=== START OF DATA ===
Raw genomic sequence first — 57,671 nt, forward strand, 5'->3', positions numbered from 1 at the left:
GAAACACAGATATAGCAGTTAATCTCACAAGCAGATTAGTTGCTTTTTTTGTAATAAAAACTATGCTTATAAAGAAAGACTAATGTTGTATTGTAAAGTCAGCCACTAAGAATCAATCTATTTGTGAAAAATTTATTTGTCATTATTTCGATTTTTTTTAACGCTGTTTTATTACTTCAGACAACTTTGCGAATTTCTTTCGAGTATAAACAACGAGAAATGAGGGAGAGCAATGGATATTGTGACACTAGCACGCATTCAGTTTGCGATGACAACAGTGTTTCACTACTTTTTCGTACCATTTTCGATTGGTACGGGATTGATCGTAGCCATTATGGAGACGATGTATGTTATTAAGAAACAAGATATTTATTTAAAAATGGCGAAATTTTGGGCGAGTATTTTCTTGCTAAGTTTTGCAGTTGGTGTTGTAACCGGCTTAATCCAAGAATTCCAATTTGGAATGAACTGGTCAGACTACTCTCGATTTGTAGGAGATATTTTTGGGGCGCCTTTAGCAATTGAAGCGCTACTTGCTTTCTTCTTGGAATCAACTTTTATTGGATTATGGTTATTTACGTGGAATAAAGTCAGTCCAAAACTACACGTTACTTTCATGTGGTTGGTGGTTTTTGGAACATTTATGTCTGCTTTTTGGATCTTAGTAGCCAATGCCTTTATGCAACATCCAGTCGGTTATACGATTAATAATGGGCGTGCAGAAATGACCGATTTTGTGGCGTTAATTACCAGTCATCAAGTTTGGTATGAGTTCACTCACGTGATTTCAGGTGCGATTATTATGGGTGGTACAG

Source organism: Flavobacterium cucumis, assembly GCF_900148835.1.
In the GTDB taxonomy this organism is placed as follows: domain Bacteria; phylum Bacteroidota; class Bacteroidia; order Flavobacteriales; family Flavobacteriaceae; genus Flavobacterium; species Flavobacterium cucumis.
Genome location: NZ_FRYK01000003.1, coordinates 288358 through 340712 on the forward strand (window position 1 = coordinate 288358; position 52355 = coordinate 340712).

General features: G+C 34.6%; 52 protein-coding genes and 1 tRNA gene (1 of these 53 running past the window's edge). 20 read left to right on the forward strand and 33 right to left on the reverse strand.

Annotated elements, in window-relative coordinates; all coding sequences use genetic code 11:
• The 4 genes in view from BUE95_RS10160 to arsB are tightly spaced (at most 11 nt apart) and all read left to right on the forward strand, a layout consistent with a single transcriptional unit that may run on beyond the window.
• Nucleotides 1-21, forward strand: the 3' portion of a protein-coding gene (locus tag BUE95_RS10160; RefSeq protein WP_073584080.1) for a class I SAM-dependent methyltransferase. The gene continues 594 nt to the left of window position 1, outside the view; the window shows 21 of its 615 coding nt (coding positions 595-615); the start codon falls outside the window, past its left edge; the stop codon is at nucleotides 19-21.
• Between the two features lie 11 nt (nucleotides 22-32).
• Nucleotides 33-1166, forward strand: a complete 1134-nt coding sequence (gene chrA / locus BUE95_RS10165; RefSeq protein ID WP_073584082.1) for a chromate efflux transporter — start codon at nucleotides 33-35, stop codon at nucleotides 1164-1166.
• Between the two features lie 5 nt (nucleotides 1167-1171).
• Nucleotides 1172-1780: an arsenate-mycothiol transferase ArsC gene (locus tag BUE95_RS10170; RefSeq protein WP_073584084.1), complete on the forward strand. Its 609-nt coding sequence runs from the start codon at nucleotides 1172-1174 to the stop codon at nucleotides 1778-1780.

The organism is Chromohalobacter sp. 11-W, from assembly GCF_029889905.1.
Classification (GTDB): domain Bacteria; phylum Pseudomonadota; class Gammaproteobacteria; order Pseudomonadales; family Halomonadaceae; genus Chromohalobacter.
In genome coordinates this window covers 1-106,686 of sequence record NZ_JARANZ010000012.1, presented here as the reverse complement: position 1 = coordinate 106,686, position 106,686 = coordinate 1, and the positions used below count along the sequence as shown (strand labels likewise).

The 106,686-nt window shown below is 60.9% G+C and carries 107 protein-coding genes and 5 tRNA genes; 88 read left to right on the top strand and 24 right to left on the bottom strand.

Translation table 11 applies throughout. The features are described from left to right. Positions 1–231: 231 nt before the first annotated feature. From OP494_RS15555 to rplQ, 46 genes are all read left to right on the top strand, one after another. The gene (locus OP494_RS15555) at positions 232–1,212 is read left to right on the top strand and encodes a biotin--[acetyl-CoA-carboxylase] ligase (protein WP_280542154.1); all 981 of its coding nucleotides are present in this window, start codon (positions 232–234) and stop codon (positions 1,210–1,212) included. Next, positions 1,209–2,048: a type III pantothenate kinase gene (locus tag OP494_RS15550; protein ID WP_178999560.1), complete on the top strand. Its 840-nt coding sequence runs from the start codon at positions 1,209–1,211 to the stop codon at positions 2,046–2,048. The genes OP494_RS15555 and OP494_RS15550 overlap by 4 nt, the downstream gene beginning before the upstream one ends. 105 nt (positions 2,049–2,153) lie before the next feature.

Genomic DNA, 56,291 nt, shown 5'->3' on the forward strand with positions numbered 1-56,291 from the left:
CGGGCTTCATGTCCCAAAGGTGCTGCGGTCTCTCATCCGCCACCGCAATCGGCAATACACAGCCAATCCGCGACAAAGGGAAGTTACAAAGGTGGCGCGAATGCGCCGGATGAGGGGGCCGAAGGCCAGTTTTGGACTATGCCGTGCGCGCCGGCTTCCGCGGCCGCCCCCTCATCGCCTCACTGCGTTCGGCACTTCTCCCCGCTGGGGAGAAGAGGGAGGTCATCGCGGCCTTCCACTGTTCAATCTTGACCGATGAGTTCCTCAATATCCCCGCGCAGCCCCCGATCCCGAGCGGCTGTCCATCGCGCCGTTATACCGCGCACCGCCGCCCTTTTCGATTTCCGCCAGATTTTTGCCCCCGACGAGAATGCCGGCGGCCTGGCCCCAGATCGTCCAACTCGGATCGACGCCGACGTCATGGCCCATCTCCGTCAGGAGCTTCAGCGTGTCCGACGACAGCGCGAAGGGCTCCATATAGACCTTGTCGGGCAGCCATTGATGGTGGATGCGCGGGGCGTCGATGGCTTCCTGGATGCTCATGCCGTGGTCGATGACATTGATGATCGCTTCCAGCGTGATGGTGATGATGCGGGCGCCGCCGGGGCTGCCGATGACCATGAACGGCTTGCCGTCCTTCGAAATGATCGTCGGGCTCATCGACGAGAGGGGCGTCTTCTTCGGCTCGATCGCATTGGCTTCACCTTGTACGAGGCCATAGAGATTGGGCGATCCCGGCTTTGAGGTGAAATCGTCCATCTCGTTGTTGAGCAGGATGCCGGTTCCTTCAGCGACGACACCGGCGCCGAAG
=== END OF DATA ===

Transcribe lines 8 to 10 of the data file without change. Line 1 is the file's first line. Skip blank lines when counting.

• The 4 genes in view from BUE95_RS10160 to arsB are tightly spaced (at most 11 nt apart) and all read left to right on the forward strand, a layout consistent with a single transcriptional unit that may run on beyond the window.
• Nucleotides 1-21, forward strand: the 3' portion of a protein-coding gene (locus tag BUE95_RS10160; RefSeq protein WP_073584080.1) for a class I SAM-dependent methyltransferase. The gene continues 594 nt to the left of window position 1, outside the view; the window shows 21 of its 615 coding nt (coding positions 595-615); the start codon falls outside the window, past its left edge; the stop codon is at nucleotides 19-21.
• Between the two features lie 11 nt (nucleotides 22-32).